Thursday, February 26, 2015

Classic Album Review: The Smiths - Hatful of Hollow (1984)

I can’t believe that everythingsgonegreen has been coughing and spluttering its way around cyberspace for four full years now and to date there’s been no mention of The Smiths! That makes no sense at all … so here’s a little something I wrote some time ago for another site …

Such is the widespread influence and enduring legacy of The Smiths it is often difficult to believe that the band released just four studio albums over the course of its five-year existence. While each of those albums is quite special in its own unique way – none more so than The Queen Is Dead, which remains the band’s masterpiece – the sense of majesty and awe surrounding The Smiths is often at odds with the band’s otherwise relatively short-lived achievements. Well, on the surface at least.
Scratch beneath that surface however and you soon discover why The Smiths were (and are) held in such high regard. The sheer genius of Morrissey’s lyrics (for the most part), the often controversial and socially/politically challenging nature of those very songs, plus the brilliance of Johnny Marr’s music/guitar – just for starters – would prove an irresistible formula long after the band hit its own self-imposed use-by date in 1987.
And then of course there are all of those compilation albums … something that undoubtedly added gloss to not only the band’s discography, but it’s almost flawless reputation.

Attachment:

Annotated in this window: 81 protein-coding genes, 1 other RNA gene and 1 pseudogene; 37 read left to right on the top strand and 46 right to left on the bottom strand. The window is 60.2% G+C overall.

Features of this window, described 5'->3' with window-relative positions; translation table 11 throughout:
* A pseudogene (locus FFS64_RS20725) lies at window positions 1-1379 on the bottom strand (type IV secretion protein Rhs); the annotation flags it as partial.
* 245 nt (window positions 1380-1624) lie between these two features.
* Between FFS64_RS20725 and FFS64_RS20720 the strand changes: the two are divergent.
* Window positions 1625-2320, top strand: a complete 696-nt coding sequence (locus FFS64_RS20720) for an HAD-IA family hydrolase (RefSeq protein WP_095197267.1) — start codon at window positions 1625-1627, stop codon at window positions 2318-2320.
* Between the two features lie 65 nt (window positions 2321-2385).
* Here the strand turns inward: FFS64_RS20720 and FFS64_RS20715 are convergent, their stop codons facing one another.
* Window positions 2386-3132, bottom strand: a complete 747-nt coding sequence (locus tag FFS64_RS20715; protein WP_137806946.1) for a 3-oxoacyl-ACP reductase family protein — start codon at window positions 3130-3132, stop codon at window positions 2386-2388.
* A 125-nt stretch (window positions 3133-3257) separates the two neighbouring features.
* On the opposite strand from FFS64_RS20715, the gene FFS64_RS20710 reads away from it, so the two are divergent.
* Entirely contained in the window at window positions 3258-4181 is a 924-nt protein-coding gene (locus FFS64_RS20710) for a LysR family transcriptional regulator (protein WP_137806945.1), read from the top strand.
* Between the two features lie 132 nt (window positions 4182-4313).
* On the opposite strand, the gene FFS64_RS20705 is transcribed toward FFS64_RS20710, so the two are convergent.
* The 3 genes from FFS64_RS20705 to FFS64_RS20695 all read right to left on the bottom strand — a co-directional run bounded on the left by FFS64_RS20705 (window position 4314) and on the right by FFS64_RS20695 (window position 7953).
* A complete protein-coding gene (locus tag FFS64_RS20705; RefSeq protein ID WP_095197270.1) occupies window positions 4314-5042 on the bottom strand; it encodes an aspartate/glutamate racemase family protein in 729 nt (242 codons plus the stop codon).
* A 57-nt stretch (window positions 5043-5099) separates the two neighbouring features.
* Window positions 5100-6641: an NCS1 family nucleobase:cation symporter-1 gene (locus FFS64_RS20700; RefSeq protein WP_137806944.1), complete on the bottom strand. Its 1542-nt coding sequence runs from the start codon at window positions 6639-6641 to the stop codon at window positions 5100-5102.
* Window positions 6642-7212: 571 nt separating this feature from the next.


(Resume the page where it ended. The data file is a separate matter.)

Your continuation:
Excluding the Singles Box Set or rare Japanese imports and albums of that ilk, I can count at least nine compilation albums (* see below) issued under the band’s name, the first (and best) of which was the excellent Hatful of Hollow, released just weeks after the self-titled debut.
Hatful of Hollow is essentially a collection of early BBC sessions (from 1983 and 1984), a few non-album singles, and an assortment of b-sides. Basically it is a kind of hodge-podge mix of early recordings; a key selling point being the different versions of not only those singles, but also the associated b-sides. Many hardcore fans of the band consider a number of these versions to be superior to those found elsewhere.

Highlights: ‘What Difference Does It Make’, the seminal ‘How Soon Is Now’ (believe it or not, originally a b-side), ‘Hand in Glove’, ‘This Charming Man’, ‘Heaven Knows I’m Miserable Now’, ‘William, It Was Really Nothing’, ‘Accept Yourself’, plus my own favourite, ‘Back To The Old House’ … and more!

* Nine compilation albums of The Smiths: Hatful of Hollow, The World Won’t Listen, Louder Than Bombs, Rank (the band’s only official live album), two volumes of The Best Of (1 & 2), Singles, The Very Best Of, and more recently, The Sound Of The Smiths … phew!

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